Transfer of wild abortive cytoplasmic male sterility through protoplast fusion in rice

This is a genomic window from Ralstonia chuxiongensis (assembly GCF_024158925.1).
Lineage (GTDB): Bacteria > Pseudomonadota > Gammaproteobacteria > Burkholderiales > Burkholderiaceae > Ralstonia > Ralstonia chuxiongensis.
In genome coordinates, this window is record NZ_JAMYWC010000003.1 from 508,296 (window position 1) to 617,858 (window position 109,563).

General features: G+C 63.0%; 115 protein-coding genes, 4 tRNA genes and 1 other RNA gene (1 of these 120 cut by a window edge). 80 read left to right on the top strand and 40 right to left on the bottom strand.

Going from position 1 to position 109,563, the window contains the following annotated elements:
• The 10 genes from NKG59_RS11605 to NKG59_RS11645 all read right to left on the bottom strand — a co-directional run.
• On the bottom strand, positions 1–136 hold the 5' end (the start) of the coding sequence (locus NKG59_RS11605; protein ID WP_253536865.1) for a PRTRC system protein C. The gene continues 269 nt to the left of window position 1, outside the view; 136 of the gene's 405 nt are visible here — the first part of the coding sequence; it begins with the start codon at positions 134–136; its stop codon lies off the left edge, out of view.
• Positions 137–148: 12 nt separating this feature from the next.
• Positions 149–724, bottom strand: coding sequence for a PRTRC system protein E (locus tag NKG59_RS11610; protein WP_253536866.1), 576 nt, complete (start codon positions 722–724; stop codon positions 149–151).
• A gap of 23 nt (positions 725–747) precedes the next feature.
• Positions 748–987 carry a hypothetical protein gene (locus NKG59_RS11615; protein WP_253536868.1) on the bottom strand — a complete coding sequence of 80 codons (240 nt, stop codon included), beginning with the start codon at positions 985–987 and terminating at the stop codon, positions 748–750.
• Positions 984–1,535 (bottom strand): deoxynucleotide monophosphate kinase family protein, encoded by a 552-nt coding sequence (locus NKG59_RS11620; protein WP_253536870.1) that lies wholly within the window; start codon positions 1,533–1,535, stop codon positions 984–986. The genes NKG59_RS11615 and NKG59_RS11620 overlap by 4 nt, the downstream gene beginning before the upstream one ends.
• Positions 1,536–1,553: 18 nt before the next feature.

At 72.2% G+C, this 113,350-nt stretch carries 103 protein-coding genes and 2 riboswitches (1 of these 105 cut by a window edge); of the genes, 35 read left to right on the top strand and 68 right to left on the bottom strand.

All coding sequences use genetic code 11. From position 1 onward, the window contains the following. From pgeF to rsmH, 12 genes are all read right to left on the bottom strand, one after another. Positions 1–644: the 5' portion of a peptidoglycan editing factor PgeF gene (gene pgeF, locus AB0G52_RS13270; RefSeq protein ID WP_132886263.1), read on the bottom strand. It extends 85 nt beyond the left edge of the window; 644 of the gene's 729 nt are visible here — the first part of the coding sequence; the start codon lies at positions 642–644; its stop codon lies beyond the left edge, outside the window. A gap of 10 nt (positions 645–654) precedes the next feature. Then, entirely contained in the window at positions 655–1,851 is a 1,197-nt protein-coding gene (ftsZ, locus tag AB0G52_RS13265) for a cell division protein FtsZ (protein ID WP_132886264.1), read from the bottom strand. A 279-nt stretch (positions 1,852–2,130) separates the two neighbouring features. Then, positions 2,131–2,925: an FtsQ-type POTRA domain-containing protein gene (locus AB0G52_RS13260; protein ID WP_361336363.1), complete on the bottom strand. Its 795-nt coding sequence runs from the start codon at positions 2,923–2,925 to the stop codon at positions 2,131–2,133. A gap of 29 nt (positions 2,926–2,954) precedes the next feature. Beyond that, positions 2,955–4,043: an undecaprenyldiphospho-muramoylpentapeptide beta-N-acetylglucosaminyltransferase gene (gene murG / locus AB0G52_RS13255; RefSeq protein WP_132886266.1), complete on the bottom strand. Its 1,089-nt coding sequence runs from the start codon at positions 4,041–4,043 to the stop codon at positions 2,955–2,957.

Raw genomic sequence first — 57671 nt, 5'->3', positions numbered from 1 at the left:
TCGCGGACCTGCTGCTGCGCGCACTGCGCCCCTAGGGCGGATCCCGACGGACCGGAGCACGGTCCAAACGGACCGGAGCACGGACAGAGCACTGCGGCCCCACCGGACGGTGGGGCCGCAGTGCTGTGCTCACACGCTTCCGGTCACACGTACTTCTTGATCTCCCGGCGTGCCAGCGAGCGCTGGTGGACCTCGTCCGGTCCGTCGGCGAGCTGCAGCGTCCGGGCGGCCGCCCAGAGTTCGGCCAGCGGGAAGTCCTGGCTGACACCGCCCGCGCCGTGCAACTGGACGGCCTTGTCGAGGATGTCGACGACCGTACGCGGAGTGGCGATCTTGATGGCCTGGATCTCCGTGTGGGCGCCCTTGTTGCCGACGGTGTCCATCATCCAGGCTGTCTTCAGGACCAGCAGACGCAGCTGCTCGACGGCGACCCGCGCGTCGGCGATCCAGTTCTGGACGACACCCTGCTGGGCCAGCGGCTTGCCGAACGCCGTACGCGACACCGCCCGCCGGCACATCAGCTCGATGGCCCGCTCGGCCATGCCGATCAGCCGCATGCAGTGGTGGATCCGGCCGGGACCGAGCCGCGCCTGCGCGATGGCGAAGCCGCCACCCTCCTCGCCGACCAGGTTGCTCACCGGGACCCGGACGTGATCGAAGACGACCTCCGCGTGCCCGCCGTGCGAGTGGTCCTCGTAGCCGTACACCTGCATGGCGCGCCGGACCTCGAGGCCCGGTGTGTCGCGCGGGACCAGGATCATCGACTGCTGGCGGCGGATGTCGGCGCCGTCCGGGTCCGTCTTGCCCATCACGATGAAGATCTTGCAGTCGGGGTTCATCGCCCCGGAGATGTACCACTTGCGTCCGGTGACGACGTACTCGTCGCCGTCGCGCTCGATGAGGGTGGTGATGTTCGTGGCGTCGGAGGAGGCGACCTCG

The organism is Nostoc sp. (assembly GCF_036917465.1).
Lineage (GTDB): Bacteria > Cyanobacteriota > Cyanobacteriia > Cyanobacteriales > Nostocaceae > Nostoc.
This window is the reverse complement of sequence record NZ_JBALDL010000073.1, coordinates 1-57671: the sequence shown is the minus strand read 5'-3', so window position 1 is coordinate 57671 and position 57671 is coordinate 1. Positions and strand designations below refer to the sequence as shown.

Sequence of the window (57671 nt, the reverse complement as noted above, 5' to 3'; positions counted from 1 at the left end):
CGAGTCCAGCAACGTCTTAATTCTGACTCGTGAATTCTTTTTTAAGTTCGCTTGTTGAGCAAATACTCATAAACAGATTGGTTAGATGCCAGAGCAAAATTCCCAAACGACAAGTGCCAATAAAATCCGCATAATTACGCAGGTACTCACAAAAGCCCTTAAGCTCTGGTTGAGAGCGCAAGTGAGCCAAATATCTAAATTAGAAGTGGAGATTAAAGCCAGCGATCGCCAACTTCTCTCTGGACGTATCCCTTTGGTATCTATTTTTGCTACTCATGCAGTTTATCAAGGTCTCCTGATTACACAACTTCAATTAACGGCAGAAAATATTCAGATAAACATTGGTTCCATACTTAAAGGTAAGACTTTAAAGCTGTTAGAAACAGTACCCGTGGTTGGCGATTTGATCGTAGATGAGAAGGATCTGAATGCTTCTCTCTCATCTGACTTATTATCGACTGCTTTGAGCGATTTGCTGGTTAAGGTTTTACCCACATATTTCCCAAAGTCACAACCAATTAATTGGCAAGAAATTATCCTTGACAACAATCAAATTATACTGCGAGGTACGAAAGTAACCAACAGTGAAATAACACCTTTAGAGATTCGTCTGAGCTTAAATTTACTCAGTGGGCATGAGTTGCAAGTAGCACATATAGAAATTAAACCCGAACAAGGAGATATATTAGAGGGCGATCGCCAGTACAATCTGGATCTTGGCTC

INTRODUCTION The genomes of two cytoplasmic organelles, plastids and mitochondria, encode such important traits as herbicide resistance or cytoplasmic male sterility (CMS), respectively. In higher plants, cytoplasmically-encoded traits are usually inherited maternally by crossing. However, in somatic cell fusion, the cytoplasms from both parents are also mixed as well as nuclei in a fused cell. In somatic hybrid or cybrid plants regenerated from fused cells, sorting out of one or the other parental chloroplasts and rearrangement of mitochondrial DNAs (mtDNAs) have been frequently observed (Maliga 1986). It is possible to create plants possessing novel organelle compositions. It has been also reported that the maternally inherited traits such as CMS were introduced through protoplast fusion in Nicotiana(Zelcer et ai.1978, Aviv et al. 1980, Medgesyetal.1985 Kumashiro and Kubo 198~ , Petunia (Boeshore et al. 1983) and Brassica(Pelletier et al. 1983, Yarrow et ai.1986, ~nczel et al. 1987). X-or gamma-irradiation of protoplasts is useful for the transfer of alien cytoplasmic traits through cell fusion. Since the irradiation treatment prevents colony formation from protoplasts and the irradiated nucleus is eliminated from a fused cell (Zelcer et al. 1987, ~nczel et al. 1982), cybrids are formed through protoplast fusion between irradiated cells (cytoplasm donor) and iodoacetate-treated cells (recipient) by metobolic complementation (Sidorov et al. 1981). We report here the selection of Daucus cvbrid plants with the double selection method, and show the successful transfer of a CMS trait. Mitochondrial genomes of those cybrid plants are also analysed.